The inside scoop on the book world

— ENDING LIVES The much-admired, often-imitated Penguin Lives series — those short hardcover biographies that pair famous subjects with renowned writers (Jane Smiley on Dickens, Bobbie Ann Mason on Elvis Presley) — has hit a rather large bump. Viking, which produced the books with high-profile money manager Ken Lipper, has decided to ”take a breather and evaluate the success” of the program, according to Viking associate publisher Paul Slovak. The move follows reported significant losses in funds managed by Lipper, who had provided some of the backing — and office space — for the series’ general editor, Saul Bellow biographer James Atlas. ”It’s a financial story and an editorial story,” says Atlas, referring to differences he was reported to have had with Viking over whether the choices of subjects were commercial enough. According to Slovak, the decision ”has more to do with the somewhat demanding publishing schedule we set of doing six titles a year,” but he adds that the series has been successful, with the 22 volumes in print so far having sold more than 700,000 copies. Viking will publish the 10 books still under contract, while Atlas, according to insiders, searches for a new home for the series.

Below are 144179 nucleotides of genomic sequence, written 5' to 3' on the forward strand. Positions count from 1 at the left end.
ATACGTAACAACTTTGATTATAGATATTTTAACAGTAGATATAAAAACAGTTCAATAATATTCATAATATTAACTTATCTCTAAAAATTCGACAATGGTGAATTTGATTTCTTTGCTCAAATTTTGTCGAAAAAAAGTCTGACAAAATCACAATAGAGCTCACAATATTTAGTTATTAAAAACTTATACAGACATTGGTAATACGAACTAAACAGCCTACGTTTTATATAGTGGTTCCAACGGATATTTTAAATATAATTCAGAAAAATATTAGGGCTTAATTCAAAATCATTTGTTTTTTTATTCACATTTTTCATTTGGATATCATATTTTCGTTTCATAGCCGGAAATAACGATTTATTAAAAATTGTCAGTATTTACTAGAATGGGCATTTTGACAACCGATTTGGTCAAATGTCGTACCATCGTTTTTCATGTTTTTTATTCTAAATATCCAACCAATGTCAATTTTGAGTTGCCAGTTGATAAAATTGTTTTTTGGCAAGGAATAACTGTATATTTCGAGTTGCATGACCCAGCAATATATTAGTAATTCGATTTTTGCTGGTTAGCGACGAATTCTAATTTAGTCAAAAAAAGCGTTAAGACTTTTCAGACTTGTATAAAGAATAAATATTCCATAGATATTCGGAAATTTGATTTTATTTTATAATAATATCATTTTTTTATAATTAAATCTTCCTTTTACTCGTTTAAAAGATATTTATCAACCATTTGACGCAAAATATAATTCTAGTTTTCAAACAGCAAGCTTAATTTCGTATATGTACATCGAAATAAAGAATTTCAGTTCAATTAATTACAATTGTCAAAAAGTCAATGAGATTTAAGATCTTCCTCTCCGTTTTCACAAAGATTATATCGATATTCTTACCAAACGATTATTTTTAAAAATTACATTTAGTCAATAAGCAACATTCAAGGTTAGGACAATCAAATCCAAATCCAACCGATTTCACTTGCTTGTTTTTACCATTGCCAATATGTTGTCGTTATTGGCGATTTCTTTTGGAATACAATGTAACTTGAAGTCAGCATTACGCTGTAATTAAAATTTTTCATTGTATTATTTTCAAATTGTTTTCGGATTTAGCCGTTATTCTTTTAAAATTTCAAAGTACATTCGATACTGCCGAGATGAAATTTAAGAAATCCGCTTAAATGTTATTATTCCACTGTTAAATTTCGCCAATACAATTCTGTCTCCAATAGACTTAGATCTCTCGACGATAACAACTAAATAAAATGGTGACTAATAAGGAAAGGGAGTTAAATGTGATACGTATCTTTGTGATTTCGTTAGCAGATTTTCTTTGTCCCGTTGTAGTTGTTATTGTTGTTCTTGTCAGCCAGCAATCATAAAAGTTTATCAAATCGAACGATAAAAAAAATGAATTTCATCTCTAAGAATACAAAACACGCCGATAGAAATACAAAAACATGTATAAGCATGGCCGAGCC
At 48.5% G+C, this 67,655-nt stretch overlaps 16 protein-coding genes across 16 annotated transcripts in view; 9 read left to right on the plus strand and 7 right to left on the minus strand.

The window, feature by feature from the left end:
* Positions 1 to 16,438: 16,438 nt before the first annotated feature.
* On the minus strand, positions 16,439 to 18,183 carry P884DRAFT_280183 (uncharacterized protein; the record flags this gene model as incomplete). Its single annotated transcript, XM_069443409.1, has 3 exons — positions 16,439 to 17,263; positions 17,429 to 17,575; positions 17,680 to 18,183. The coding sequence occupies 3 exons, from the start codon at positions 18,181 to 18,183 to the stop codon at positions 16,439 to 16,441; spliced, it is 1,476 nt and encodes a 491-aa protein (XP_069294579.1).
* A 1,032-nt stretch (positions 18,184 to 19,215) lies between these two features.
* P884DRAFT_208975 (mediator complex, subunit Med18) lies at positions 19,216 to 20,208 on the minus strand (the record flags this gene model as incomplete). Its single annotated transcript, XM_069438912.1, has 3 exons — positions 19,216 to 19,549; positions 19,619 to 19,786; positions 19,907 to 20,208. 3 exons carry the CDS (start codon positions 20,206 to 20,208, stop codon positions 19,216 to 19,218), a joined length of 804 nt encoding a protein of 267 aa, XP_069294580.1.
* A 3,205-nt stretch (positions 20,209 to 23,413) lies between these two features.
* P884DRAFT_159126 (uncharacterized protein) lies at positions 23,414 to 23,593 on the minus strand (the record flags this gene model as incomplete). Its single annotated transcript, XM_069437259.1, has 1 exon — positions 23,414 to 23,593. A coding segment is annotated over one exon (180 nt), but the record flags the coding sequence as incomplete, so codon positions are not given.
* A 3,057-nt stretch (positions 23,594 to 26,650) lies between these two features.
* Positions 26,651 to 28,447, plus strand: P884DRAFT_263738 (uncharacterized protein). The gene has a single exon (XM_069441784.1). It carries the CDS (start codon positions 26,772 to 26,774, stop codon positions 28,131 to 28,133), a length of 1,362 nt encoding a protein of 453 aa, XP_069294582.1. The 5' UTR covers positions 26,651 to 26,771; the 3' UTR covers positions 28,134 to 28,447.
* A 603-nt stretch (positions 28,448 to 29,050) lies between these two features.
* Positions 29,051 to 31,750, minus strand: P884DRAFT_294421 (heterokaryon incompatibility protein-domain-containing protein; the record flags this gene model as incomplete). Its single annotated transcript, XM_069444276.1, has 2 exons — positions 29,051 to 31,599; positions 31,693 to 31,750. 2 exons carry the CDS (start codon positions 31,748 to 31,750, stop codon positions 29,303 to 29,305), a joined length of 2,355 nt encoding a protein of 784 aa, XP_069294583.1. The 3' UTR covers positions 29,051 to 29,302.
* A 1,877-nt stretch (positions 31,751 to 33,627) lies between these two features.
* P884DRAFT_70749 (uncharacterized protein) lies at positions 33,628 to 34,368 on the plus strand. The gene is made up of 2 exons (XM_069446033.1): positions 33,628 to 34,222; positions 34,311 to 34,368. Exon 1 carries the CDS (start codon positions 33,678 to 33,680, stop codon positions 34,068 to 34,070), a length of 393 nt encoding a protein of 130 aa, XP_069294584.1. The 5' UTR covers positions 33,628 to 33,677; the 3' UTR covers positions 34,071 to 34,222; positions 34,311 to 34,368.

— FEAR AND LOATHING Just in case you haven’t gotten enough of that guy who helps ordinary folks stake their claim to fame by eating worms and unmentionable animal parts, Joe Rogan — the stand-up comic and host of Fear Factor — is shopping a book of ”rants.” ”It’s kind of a cool, hip version of Rants,” says Rogan’s literary agent David Vigliano (dissing the genre’s best-known practitioner, Dennis Miller). Vigliano adds that despite the working title, Fear Itself, the collection of comic essays will feature Rogan’s observations on the world, and not discussions of the show. Whew.

— HUSTLING A BOOK Larry Flynt, pornographer and First Amendment champion, has a book proposal going around that offers advice on everything from improving couples’ sex lives to American foreign policy. ”He’s always there with an opinion, [and] he doesn’t care who he annoys,” says the Hustler publisher’s agent, Kim Dower.